tening to debates. But even if they had
the leisure and the means of which the
colored braves seem to be so abundantly
possessed, they would hardly seek enter
tainment in the spectacle daily presented
' on the floor of Congress in beholding their
political birth-right given away to the
blacks, and the Constitution of their fath
ers tinkered into a more negro code.
bucn tlomgs are uouuttess pleasing in tne
eyes of the colored auditory who crowd
the galleries, but the white soldier has lit
tle occasion to mourn that he has no time
to spend in watching them.
Wisixm's Utterances. The human
mind is like a vast Armament lighted on
all sides byr stars of different magnitude.
Great talent renders a man famous,
great merit procures respect, and great
learning commands esteem. G reat wealth,
when unaccompanied by these more enno
bling qualities, receives only the homage
of fools.
He who seeks and gains by promises a
fellow man's confidence, or excites a hope
he is unwilling to gratify, is worthy only
of humanity's censure and divinity's curse.
Death once seen at our hearths, leaves
a shadow which abideth forever.
The more true merit a person has the
more they applaud it in others.
We revenge in haste and passion ; we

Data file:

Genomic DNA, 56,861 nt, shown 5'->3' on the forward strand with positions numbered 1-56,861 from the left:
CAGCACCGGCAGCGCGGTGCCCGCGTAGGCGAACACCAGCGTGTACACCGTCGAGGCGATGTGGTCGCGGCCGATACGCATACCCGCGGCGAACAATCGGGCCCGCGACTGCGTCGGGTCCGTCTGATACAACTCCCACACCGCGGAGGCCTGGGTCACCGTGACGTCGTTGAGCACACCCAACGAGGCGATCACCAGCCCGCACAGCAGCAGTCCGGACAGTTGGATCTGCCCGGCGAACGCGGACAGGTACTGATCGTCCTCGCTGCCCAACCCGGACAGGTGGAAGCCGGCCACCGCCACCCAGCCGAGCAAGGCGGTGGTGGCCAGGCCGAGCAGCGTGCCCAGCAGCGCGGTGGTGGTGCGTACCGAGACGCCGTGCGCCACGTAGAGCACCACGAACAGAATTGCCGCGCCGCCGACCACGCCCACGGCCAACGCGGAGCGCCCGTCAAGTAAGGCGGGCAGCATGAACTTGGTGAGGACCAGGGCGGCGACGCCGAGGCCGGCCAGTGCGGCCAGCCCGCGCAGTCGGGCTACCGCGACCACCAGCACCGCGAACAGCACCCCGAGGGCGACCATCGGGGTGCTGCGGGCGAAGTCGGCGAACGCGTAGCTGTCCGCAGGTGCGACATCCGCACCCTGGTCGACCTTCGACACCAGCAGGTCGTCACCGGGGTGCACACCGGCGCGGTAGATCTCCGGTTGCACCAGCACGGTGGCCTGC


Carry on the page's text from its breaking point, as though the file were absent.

repent at leisure and from reflection.
Mercer Colntv. A man, supposed
to be the murderer of the man found dcad
near Johnstown, Pennsylvania, was arres
ted near that place a few days ago and
sent to Mercer jail.
At the late burning of the Mercer Court
House, after endeavoring for some time to
extinguish the flames without success, the
volunteer firemen tilted the engine into
the fire, and let it perish with the building.
C3"Tho other day the New York Tri
bune published a dispatch stating that Mr.
Yallandigharn had hung a flag out of his
window to testify his joy at the veto of
the Negro Bureau bill, and thereupon
asked, "UVwcAflag?" The Luzerne Un
ion answers by saying that it was that one
not long ago pronounced by the Tribune to
be "the flaunting lie" "hate's polluted
rag," &c. What a sockdolager !
Wendell Philips, in a speech in the
Brooklyn Academy of Music, on Tuesday
evening, spoke of President Johnson as
General Lee's "successor," and classed
him with Burr and Arnold as "a traitor
who has failed." These denunciations of